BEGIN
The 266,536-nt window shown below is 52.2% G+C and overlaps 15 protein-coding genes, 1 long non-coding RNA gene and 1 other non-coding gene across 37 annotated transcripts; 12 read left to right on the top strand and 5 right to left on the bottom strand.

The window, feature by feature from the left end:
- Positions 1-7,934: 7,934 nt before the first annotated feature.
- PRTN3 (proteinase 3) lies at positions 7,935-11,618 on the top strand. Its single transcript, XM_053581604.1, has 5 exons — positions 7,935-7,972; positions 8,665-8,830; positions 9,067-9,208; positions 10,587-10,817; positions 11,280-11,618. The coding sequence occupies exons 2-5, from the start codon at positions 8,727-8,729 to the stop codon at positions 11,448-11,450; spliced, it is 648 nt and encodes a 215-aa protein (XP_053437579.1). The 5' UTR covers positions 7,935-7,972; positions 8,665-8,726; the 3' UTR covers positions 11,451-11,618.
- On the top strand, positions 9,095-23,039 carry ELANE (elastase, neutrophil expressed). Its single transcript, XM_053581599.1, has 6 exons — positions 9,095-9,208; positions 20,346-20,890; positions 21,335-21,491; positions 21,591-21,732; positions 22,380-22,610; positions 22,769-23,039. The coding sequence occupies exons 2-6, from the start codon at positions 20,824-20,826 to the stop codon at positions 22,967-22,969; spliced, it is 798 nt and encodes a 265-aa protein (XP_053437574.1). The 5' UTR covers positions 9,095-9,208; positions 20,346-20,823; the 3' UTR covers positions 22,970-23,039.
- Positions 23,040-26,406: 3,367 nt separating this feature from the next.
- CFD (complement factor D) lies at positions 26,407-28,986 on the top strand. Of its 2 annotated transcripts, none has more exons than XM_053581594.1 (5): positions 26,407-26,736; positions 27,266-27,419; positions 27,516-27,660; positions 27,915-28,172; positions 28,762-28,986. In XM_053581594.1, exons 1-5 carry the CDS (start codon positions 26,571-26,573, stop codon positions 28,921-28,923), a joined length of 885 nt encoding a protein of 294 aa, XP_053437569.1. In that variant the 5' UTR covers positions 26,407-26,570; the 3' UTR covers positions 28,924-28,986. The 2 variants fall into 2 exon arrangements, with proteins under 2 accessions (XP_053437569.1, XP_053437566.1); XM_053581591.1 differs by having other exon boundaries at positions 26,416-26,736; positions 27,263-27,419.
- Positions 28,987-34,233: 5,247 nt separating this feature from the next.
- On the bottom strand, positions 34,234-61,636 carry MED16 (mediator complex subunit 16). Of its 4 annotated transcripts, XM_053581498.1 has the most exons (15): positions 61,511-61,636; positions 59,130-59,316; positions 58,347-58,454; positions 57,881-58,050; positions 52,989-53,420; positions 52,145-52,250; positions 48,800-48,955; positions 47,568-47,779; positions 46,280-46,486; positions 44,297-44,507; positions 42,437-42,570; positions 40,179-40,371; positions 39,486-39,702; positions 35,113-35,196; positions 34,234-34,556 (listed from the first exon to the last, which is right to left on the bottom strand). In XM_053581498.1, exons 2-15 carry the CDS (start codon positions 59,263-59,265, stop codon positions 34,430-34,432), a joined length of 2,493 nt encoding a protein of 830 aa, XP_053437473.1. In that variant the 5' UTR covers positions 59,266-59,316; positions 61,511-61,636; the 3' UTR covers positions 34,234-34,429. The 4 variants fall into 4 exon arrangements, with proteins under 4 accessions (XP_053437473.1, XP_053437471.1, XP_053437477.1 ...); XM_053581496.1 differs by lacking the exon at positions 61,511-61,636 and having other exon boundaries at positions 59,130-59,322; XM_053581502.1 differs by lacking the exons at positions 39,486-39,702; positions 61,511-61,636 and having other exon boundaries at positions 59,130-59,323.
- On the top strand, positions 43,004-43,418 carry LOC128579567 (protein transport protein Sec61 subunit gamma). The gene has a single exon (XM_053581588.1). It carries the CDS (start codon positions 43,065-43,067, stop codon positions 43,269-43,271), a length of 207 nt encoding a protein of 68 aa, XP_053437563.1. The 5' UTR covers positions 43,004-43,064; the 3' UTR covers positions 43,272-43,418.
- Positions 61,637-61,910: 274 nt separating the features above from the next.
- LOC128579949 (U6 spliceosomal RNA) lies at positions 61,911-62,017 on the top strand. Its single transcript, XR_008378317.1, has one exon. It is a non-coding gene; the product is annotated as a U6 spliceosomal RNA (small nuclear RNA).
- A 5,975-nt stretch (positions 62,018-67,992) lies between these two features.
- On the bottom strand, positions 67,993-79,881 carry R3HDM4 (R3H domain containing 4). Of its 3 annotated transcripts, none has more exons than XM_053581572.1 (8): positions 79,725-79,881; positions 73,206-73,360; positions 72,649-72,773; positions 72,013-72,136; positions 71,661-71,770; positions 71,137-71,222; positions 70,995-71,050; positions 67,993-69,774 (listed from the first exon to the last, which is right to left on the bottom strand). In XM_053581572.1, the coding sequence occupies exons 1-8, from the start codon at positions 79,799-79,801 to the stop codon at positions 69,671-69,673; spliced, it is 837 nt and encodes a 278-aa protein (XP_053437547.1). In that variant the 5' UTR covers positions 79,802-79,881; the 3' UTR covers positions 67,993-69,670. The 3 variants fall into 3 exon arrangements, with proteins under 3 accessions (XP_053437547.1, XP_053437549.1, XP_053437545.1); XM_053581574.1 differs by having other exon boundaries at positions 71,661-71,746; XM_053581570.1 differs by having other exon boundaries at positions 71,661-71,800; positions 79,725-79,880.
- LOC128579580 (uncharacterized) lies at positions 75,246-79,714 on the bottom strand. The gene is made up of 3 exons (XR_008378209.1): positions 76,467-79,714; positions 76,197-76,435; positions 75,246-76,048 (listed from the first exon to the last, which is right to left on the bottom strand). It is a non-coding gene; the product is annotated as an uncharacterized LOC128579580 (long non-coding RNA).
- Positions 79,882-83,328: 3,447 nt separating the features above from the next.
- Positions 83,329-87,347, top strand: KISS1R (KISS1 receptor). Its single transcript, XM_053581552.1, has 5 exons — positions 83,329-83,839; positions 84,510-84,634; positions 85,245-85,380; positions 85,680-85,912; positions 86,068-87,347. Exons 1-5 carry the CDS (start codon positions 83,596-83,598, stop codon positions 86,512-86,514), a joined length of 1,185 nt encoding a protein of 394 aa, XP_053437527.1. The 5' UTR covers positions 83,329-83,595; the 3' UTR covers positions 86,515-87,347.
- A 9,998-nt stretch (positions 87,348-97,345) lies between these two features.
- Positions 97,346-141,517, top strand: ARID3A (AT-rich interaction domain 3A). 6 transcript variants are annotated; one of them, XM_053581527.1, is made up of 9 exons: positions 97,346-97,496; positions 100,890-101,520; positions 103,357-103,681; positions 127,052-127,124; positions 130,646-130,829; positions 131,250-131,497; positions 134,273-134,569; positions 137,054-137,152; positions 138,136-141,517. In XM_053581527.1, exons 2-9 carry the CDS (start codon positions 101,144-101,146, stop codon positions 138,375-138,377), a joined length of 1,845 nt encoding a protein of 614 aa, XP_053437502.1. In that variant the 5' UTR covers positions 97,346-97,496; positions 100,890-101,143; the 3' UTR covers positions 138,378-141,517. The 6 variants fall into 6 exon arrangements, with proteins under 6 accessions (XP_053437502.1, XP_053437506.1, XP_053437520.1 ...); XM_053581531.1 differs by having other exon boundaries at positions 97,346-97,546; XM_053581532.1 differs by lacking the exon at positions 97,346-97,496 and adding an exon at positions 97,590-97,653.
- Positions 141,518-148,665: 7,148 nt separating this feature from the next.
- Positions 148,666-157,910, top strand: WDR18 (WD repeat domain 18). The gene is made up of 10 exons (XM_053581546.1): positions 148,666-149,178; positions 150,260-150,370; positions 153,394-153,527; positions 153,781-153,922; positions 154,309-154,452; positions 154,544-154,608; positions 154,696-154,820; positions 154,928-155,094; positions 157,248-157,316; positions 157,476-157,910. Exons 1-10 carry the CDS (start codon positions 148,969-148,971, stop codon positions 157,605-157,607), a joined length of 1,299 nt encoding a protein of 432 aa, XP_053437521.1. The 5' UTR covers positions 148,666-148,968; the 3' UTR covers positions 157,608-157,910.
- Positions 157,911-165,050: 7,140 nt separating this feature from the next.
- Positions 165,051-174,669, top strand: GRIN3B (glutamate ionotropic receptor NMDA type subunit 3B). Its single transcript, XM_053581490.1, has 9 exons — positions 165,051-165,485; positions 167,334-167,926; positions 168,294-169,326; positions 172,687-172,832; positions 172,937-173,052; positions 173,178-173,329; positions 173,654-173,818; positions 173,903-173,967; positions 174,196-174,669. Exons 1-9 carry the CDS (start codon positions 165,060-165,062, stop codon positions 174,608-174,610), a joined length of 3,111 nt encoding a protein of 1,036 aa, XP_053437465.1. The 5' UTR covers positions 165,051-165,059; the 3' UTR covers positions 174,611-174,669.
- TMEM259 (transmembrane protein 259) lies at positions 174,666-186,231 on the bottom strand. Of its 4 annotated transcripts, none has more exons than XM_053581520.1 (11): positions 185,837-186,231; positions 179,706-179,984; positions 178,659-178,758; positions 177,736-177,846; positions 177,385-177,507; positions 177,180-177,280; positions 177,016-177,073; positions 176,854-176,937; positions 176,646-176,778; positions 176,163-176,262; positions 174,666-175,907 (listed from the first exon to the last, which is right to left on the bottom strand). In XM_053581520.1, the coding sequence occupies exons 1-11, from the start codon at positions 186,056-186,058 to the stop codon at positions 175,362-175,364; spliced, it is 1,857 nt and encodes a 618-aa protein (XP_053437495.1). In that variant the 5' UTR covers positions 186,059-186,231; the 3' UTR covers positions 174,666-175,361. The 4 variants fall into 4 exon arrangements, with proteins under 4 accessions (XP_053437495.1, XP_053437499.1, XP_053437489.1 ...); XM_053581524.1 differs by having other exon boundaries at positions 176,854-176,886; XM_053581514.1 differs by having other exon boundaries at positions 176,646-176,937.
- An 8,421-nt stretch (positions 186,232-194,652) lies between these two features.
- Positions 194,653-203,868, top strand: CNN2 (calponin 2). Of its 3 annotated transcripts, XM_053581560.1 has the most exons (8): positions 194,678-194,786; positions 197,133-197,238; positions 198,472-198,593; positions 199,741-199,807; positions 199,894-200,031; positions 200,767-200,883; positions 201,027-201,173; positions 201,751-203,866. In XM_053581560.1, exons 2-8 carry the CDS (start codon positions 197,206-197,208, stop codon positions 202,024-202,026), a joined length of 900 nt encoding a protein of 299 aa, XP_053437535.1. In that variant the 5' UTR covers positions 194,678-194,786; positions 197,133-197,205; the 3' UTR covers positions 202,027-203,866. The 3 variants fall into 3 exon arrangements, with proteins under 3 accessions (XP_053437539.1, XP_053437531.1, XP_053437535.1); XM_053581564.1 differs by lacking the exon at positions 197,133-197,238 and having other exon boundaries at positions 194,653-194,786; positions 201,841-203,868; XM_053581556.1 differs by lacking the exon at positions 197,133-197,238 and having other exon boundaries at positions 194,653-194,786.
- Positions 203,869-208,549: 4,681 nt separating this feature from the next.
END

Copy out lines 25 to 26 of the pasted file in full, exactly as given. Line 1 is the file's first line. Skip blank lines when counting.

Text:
- An 8,421-nt stretch (positions 186,232-194,652) lies between these two features.
- Positions 194,653-203,868, top strand: CNN2 (calponin 2). Of its 3 annotated transcripts, XM_053581560.1 has the most exons (8): positions 194,678-194,786; positions 197,133-197,238; positions 198,472-198,593; positions 199,741-199,807; positions 199,894-200,031; positions 200,767-200,883; positions 201,027-201,173; positions 201,751-203,866. In XM_053581560.1, exons 2-8 carry the CDS (start codon positions 197,206-197,208, stop codon positions 202,024-202,026), a joined length of 900 nt encoding a protein of 299 aa, XP_053437535.1. In that variant the 5' UTR covers positions 194,678-194,786; positions 197,133-197,205; the 3' UTR covers positions 202,027-203,866. The 3 variants fall into 3 exon arrangements, with proteins under 3 accessions (XP_053437539.1, XP_053437531.1, XP_053437535.1); XM_053581564.1 differs by lacking the exon at positions 197,133-197,238 and having other exon boundaries at positions 194,653-194,786; positions 201,841-203,868; XM_053581556.1 differs by lacking the exon at positions 197,133-197,238 and having other exon boundaries at positions 194,653-194,786.